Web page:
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Foster v. Social Security Administration Commissioner

United States District Court, D. Maine

April 23, 2018



          John C. Nivison U.S. Magistrate Judge.

         On Plaintiff Lindsey D. Foster's application for disability insurance benefits under Title II and supplemental security income benefits under Title XVI of the Social Security Act, Defendant, the Social Security Administration Acting Commissioner, found that Plaintiff has a severe impairment, but retains the functional capacity to perform substantial gainful activity. Defendant, therefore, denied Plaintiff's request for disability benefits. Plaintiff filed this action to obtain judicial review of Defendant's final administrative decision pursuant to 42 U.S.C. § 405(g).

         Following a review of the record, and after consideration of the parties' arguments, I recommend the Court affirm the administrative decision.

         The Administrative Findings

         The Commissioner's final decision is the April 6, 2016, decision of the Administrative Law Judge (ALJ). (ECF No. 11-2.)[1] The ALJ's decision tracks the familiar five-step sequential evaluation process for analyzing social security disability claims, 20 C.F.R. §§ 404.1520, 416.920.

         The ALJ found that Plaintiff has a severe, but non-listing-level impairment consisting of organic mental disorder/cognitive processing delay (learning disability). (ALJ Decision ¶¶ 3 - 4.) The ALJ assessed Plaintiff to have the residual functional capacity (RFC) for a full range of work at all exertional levels, subject to nonexertional limitations that restrict Plaintiff to simple, routine, repetitive tasks involving no more than incidental (up to 1/6 of the workday) change in work processes, no more than occasional interaction with supervisors and coworkers, and no interaction with the general public. (Id. ¶ 5.) Based in part on the testimony of a vocational expert, the ALJ concluded that Plaintiff retains the functional capacity to perform jobs existing in substantial numbers in the national economy, including the representative occupations of floor cleaner, hand packer, and sandwich maker. (Id. ¶ 10, R. 32.)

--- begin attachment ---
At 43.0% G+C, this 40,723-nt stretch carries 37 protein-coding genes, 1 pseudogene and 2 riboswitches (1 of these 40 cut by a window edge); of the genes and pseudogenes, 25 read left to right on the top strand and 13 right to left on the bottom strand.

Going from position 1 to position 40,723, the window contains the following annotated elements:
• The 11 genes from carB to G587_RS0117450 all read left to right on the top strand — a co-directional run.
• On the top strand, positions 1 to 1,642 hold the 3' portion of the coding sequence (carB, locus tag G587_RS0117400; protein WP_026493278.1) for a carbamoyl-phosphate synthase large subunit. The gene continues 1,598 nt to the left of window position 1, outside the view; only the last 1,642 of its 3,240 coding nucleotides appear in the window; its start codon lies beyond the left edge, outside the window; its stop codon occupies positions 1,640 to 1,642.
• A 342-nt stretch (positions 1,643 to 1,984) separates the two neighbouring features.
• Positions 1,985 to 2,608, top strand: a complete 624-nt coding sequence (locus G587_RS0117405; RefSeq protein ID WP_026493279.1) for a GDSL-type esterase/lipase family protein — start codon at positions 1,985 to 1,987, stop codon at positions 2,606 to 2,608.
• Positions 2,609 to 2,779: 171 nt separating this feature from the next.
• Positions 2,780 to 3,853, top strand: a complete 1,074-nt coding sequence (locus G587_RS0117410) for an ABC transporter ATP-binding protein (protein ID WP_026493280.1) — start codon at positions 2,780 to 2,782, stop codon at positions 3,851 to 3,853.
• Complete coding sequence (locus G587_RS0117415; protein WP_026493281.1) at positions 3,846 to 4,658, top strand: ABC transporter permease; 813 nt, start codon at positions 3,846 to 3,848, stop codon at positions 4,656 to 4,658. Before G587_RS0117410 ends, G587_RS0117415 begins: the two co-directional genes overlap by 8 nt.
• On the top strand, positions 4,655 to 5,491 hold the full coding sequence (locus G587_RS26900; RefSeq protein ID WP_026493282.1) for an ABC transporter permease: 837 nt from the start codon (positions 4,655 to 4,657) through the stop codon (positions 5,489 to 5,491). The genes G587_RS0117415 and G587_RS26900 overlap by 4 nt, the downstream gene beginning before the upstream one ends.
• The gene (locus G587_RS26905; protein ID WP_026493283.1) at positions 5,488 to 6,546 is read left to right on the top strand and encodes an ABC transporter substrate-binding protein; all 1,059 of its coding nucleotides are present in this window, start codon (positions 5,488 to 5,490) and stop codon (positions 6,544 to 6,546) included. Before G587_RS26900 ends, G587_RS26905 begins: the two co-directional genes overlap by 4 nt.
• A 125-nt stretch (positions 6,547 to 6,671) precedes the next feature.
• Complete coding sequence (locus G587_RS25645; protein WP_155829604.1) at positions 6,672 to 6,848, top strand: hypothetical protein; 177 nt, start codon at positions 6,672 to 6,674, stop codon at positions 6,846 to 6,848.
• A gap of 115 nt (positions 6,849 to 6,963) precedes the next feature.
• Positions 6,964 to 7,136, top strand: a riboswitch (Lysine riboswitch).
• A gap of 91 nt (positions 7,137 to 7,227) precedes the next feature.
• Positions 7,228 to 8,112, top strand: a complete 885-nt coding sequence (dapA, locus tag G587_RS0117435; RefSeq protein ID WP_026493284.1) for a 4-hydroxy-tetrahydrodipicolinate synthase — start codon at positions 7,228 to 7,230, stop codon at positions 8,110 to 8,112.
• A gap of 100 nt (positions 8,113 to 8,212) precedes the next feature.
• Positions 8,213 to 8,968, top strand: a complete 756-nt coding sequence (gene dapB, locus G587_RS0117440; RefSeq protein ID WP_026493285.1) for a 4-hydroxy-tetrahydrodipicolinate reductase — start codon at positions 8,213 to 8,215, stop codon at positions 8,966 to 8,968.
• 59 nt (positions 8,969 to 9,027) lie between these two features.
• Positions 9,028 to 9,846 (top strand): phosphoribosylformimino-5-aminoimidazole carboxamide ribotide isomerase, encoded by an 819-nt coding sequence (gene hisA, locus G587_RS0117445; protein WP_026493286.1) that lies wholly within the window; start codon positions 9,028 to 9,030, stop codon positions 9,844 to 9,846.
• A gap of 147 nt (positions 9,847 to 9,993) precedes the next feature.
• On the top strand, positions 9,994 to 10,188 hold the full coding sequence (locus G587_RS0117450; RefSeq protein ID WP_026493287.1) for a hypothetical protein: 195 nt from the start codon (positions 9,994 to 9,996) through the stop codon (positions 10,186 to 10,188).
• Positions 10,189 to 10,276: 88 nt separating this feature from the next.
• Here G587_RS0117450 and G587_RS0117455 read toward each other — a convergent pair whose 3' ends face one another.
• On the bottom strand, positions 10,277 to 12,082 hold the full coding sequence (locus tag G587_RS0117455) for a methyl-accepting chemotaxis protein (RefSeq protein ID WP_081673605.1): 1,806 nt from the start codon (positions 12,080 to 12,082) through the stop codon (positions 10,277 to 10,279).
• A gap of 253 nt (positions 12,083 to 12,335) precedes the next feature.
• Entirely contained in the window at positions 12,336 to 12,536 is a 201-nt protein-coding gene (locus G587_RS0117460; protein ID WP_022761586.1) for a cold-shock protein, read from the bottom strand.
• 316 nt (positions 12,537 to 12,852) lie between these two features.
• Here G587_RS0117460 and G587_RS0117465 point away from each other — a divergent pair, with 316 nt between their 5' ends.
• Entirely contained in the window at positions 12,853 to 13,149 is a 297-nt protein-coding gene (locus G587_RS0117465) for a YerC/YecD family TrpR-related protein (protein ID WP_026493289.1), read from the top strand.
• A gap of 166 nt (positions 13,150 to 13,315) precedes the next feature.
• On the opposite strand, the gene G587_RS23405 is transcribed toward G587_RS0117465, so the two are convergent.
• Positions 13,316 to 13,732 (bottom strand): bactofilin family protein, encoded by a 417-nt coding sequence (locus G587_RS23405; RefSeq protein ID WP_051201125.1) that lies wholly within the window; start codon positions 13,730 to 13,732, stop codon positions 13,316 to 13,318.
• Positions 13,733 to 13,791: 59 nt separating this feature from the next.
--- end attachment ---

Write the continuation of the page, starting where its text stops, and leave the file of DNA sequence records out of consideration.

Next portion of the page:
Standard of Review

         The Court must affirm the administrative decision provided the decision is based on the correct legal standards and is supported by substantial evidence, even if the record contains evidence capable of supporting an alternative outcome. Manso-Pizarro v. Sec'y of HHS, 76 F.3d 15, 16 (1st Cir. 1996) (per curiam); Rodriguez Pagan v. Sec'y of HHS, 819 F.2d 1, 3 (1st Cir. 1987). Substantial evidence is evidence that a reasonable mind might accept as adequate to support a finding. Richardson v. Perales, 402 U.S. 389, 401 (1971); Rodriguez v. Sec'y of HHS, 647 F.2d 218, 222 (1st Cir. 1981). “The ALJ's findings of fact are conclusive when supported by substantial evidence, but they are not conclusive when derived by ignoring evidence, misapplying the law, or judging matters entrusted to experts.” Nguyen v. Chater, 172 F.3d 31, 35 (1st Cir. 1999).


         Plaintiff argues the ALJ erred when he (a) failed to find a severe anxiety/affective disorder or borderline intellectual functioning, (b) misapplied Listing 12.05(C), and (c) made an RFC finding that is not supported by any medical opinion of record. (Statement of Errors at 1, ECF No. 15.)

         A. Step 2 Omission of Affect/Anxiety Disorder or Borderline Intellect

         Plaintiff argues the ALJ erred when he failed to find Plaintiff's depression and anxiety, or borderline intellectual functioning, to be severe impairments. At step 2 of the sequential evaluation process, a social security disability claimant must establish the alleged conditions are severe, but the burden is de minimis, and is designed merely to screen out groundless claims. McDonald v. Sec'y of HHS, 795 F.2d 1118, 1123 - 24 (1st Cir. 1986). The ALJ may find that an impairment or combination of impairments is not severe when the medical evidence “establishes only a slight abnormality or combination of slight abnormalities which would have no more than a minimal effect on an individual's ability to work even if the individual's age, education, or work experience were specifically considered.” Id. at 1124 (quoting Social Security Ruling 85-28). In other words, an impairment is severe if it has more than a minimal impact on the claimant's ability to perform basic work activities on a regular and continuing basis. Id.

         The ALJ concluded that while the record reflects that Plaintiff has experienced anxiety and depression, the record does not support a finding that Plaintiff's suffers from a severe mental health impairment. (R. 24 - 25.) In support of the finding, the ALJ cited the assessments of consulting experts who reviewed Plaintiff's medical records on behalf of the Maine Disability Determination Services. The assessments include an October 16, 2014, report of Brian Stahl, Ph.D., who, upon review of Plaintiff's request for reconsideration of the administrative denial of Plaintiff's claim, concluded the “affective disorders” of record were non-severe. (Exs. 5A, 6A, ECF No. 11-3, R. 124, 136 - 137.) In addition, in a June 12, 2014, Report of Psychological Evaluation (Ex. 6F, ECF No. 11-8), Leah Baer, Psy.D, determined that under DSM-V, Plaintiff's affective disorder was properly labeled “persistent depressive disorder with mild anxious distress, early onset, with pure dysthemic syndrome.” (Id. at 9.)

         The expert assessments constitute substantial evidence in support of the ALJ's finding that Plaintiff's symptoms associated with affect and anxiety related diagnoses are mild when the standards governing disability claims are considered. The treatment records cited by Plaintiff, i.e., Bergeron ...

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